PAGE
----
Red card for Mbalula

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Mbalula AFP Fikile Mbalula has warned that strong measures will be taken to transform sports. Photo: Stephane de Sakutin

Sports Minister Fikile Mbalula’s threat to ban national sports teams which failed to field 60 percent black players has been met with hostility as civic organisations questioned the reviewed quota system.

Concerned sporting bodies chose the cautious approach, saying they would review the report which sparked Mbalula’s comments, or that it did not affect their respective codes.

Mbalula, speaking to 68 national federation leaders at a South African Sports Confederation and Olympic Committee general meeting at the weekend, warned that strong measures would be taken to transform sport. This was in the wake of a report that revealed “shocking” findings on sports transformation.

It was decided that the quota system would now be 60 percent representation in national sports teams due to a “lack of willingness in implementing transformation”.

Soccer, rugby, netball, athletics and cricket were mostly in the spotlight.

The proposal was blasted on Twitter. Pikkie Greeff (@PikkieGreeff) said: “Let Mbalula show us what his department has done for youth development of team sports in township and rural schools. Built fields? Coach? No”.

“How about make rugby and cricket 60% black, as long as soccer is made 60% white. Fair?” tweeted Pike (@gareth6pike)

“Why not focus on performance and results?” Front Row Grunt (@FrontRowGrunt) asked.

Civil rights organisation AfriForum came out guns blazing, warning national sports bodies that it would report them to international sporting authorities should they bow to the proposal.

 

“We will not spare any trouble or cost to take up the fight with every international sporting body against blatant discrimination in South African sports,” AfriForum chief executive Kallie Kriel said.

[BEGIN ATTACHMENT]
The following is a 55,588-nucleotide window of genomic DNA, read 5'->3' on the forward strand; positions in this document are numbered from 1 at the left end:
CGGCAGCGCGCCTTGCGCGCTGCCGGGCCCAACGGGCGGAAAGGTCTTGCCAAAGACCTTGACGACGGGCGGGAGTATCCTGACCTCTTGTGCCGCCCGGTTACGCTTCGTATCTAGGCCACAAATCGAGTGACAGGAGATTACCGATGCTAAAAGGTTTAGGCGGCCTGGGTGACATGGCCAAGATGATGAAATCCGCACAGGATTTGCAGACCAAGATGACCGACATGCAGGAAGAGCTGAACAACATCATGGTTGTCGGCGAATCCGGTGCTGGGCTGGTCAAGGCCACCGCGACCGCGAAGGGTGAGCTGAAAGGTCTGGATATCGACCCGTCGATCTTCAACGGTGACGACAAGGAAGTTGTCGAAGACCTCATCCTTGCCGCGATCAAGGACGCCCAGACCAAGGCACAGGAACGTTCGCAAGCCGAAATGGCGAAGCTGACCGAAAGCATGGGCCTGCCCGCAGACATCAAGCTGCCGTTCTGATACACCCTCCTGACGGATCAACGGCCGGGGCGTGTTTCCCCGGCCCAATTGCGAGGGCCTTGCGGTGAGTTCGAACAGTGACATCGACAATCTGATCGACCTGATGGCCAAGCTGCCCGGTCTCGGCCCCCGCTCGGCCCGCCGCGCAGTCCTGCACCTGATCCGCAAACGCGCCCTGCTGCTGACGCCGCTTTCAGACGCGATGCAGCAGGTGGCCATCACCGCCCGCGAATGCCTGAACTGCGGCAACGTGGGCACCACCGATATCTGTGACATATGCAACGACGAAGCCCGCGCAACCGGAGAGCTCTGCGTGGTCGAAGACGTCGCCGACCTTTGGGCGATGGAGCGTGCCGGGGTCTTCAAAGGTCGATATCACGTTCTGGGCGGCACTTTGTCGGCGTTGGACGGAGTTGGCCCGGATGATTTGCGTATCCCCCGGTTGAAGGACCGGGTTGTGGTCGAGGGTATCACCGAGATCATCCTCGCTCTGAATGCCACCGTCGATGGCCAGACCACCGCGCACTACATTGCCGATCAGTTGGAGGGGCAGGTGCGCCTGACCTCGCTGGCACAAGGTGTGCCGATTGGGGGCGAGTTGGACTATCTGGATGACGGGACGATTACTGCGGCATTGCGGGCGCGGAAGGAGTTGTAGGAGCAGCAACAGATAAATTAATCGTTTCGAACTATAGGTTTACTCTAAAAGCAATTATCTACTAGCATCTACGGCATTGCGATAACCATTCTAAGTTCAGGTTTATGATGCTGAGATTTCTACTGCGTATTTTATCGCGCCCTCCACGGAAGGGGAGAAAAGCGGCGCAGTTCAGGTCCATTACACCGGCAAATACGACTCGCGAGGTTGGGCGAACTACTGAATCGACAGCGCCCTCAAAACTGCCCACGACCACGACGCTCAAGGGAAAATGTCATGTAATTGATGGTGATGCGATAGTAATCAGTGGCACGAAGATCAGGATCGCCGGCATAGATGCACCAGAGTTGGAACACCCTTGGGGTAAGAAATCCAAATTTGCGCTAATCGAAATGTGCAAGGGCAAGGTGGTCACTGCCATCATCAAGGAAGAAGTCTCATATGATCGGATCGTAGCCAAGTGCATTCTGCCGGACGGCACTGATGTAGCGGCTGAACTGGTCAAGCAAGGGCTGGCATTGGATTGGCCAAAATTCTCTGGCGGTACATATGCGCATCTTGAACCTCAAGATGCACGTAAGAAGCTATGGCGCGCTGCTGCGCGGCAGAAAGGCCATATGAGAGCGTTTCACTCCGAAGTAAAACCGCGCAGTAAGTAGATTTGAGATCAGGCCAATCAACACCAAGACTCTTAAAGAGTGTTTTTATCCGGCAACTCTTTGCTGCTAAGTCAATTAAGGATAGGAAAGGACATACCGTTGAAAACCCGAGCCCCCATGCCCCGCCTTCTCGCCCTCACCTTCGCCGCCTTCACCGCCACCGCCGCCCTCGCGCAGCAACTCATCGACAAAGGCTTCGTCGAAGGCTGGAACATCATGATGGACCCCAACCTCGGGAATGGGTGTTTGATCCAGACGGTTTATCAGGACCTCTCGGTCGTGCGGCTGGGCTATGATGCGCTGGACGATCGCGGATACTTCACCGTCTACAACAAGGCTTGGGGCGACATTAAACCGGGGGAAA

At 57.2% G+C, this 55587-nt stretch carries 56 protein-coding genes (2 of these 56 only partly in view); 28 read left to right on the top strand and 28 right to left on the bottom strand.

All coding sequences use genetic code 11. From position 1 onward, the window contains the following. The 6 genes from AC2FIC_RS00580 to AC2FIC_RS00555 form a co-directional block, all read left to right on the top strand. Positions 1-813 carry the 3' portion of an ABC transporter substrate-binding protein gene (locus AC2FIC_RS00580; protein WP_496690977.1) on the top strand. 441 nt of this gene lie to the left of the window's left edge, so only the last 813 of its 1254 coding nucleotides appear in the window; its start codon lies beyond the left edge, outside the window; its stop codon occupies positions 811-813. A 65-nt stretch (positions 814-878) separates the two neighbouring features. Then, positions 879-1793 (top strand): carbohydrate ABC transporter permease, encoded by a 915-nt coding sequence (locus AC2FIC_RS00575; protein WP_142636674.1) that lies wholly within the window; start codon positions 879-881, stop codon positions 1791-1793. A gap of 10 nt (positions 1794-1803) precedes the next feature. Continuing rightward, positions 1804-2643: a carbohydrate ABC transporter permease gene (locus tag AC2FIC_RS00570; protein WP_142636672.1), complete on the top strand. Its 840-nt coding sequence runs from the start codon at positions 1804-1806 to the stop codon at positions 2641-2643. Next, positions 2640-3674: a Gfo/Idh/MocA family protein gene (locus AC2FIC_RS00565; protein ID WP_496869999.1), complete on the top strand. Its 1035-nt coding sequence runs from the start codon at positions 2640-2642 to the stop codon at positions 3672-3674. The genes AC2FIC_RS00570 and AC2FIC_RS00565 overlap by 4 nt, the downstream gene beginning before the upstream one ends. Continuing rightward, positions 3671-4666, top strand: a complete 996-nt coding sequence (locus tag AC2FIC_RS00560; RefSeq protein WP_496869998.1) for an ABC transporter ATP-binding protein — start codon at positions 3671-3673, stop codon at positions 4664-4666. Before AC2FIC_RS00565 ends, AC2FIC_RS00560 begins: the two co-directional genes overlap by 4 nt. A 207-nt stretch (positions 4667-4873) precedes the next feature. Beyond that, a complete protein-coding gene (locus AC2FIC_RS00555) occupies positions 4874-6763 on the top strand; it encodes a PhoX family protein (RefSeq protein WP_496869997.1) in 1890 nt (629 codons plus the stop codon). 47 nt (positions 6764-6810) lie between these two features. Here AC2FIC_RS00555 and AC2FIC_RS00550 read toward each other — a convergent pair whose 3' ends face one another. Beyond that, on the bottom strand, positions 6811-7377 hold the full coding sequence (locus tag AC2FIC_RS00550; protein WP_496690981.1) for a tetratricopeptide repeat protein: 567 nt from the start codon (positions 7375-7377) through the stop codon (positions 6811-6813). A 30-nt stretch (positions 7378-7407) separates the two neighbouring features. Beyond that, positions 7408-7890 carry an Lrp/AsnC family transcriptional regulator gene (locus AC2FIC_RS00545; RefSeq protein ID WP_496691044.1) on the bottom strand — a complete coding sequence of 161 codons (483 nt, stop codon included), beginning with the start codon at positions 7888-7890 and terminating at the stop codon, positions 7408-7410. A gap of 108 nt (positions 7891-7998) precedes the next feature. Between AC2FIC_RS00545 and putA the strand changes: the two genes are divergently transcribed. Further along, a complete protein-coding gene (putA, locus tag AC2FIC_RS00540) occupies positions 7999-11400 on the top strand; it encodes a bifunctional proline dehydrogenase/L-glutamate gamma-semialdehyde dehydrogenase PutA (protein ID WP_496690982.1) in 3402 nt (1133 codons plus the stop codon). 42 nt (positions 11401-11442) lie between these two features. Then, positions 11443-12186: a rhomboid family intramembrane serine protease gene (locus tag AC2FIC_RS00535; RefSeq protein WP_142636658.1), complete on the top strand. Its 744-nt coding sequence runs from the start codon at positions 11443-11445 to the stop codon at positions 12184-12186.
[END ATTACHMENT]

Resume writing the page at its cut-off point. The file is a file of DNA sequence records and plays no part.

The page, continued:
SA Rugby chief executive Jurie Roux said the union looked forward to “engaging” with Mbalula.

“After which the matter will be urgently tabled for our executive council,” he said.

Cricket SA spokesman Altaaf Kazi said the union would be taking the same stance.

“We are not making any comment yet. It’s just media reports for now.”

South African Football Association spokesman Dominic Chimhavi said Mbalula’s comments did not apply to soccer.

“It (racial quotas) mainly talks to the previously unbalanced codes, for those who didn’t get the opportunity to fulfil their potential,” he said.

Solidarity’s spokesman, Johan Kruger said the union, in a letter to Mbalula, indicated that implementation of quotas would be unlawful, as it was contrary to the Employment Equity Act.

“Players, who have contracts with unions or companies, are undoubtedly employees and the Employment Equity Act applies to them,” he said in a statement.

Freedom Front Plus spokesman on sport Anton Alberts said Mbalula’s comment’s were dangerously destructive.

“The arrogance of Mbalula to threaten the world that our teams will not participate against them, takes one’s breath away.

“It will not only destroy sports people’s careers and lives, but it will also destroy sport in South Africa.”



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